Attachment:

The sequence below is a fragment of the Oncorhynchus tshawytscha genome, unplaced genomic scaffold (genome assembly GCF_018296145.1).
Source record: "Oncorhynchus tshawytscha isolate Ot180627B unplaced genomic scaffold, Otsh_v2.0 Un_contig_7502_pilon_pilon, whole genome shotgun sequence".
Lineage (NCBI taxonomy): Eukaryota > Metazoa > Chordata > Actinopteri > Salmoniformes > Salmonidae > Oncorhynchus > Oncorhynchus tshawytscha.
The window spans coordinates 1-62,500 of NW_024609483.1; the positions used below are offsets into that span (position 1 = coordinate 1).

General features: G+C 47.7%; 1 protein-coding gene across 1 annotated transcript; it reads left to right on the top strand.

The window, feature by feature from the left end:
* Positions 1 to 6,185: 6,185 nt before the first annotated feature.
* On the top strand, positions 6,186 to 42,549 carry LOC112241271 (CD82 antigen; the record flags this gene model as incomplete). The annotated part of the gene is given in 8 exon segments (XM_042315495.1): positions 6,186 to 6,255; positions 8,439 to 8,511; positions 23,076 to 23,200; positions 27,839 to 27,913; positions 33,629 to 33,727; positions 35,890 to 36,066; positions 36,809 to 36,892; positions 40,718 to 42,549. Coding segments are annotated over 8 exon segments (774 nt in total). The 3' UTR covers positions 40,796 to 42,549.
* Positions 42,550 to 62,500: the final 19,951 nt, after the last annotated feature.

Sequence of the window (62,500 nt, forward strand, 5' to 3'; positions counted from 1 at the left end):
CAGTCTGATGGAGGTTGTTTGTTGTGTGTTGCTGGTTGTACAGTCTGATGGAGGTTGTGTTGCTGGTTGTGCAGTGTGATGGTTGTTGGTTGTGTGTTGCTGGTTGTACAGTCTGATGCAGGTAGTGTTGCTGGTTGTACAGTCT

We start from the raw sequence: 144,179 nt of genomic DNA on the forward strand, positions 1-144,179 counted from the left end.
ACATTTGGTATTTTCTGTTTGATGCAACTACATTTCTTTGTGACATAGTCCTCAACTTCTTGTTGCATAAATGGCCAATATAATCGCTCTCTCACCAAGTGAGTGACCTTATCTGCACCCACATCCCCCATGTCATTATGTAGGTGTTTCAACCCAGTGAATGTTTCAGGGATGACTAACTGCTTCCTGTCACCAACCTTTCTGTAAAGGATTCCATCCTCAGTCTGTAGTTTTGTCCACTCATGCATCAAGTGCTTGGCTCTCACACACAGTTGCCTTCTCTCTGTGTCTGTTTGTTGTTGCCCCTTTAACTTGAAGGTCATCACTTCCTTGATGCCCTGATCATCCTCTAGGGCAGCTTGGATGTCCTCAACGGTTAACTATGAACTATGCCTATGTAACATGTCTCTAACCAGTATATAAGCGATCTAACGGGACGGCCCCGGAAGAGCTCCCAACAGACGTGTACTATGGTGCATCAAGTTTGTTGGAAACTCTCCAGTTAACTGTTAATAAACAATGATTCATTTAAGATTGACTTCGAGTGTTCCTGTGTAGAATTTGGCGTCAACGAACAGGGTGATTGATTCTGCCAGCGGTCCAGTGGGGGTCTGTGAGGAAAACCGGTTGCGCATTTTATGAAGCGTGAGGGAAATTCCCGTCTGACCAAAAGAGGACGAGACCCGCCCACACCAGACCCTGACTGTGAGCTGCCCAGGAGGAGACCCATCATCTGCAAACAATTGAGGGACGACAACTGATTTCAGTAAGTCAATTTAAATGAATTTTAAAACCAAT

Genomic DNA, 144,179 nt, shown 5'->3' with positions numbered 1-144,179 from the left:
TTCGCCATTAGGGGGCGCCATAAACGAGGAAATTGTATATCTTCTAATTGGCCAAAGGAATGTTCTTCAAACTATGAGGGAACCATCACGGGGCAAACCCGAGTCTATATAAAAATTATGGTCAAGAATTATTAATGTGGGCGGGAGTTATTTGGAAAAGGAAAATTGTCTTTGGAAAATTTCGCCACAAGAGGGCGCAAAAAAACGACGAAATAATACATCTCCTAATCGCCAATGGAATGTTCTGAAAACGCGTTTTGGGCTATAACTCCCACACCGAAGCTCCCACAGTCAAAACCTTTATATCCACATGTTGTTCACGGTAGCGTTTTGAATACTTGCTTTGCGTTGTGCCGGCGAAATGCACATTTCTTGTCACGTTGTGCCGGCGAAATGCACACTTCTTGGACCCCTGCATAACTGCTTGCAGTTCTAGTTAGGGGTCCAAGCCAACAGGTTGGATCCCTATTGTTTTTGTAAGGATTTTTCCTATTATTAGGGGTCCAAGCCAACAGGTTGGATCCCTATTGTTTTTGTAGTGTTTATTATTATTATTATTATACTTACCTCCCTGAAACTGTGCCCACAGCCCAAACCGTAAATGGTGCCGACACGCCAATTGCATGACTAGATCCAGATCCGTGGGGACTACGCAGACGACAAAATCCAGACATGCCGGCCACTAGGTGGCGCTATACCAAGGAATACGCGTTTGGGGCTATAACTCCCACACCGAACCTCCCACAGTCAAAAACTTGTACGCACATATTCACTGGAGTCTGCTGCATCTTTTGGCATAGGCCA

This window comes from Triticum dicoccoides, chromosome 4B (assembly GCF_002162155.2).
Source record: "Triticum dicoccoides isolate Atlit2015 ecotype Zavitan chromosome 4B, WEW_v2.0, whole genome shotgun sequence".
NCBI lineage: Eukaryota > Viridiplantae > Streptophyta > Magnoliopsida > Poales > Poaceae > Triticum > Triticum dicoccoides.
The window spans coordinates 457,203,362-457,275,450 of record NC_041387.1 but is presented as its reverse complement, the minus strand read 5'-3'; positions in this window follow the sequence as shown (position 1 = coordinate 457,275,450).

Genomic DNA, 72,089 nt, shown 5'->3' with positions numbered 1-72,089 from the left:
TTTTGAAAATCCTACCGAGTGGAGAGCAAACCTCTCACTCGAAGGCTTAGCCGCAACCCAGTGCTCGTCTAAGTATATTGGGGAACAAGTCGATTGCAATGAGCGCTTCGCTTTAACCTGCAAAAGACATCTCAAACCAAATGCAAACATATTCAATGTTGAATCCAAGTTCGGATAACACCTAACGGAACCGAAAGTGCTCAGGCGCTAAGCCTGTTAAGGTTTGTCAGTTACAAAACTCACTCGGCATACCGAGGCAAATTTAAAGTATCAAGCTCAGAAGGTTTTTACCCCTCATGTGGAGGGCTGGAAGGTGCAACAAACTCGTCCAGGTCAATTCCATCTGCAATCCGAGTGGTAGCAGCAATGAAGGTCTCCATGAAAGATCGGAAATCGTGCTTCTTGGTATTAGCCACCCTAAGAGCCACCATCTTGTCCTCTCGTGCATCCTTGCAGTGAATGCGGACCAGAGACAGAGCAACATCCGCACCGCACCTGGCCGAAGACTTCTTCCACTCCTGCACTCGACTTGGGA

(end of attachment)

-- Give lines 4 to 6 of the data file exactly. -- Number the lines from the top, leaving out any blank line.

The window spans coordinates 1-62,500 of NW_024609483.1; the positions used below are offsets into that span (position 1 = coordinate 1).

General features: G+C 47.7%; 1 protein-coding gene across 1 annotated transcript; it reads left to right on the top strand.

The window, feature by feature from the left end: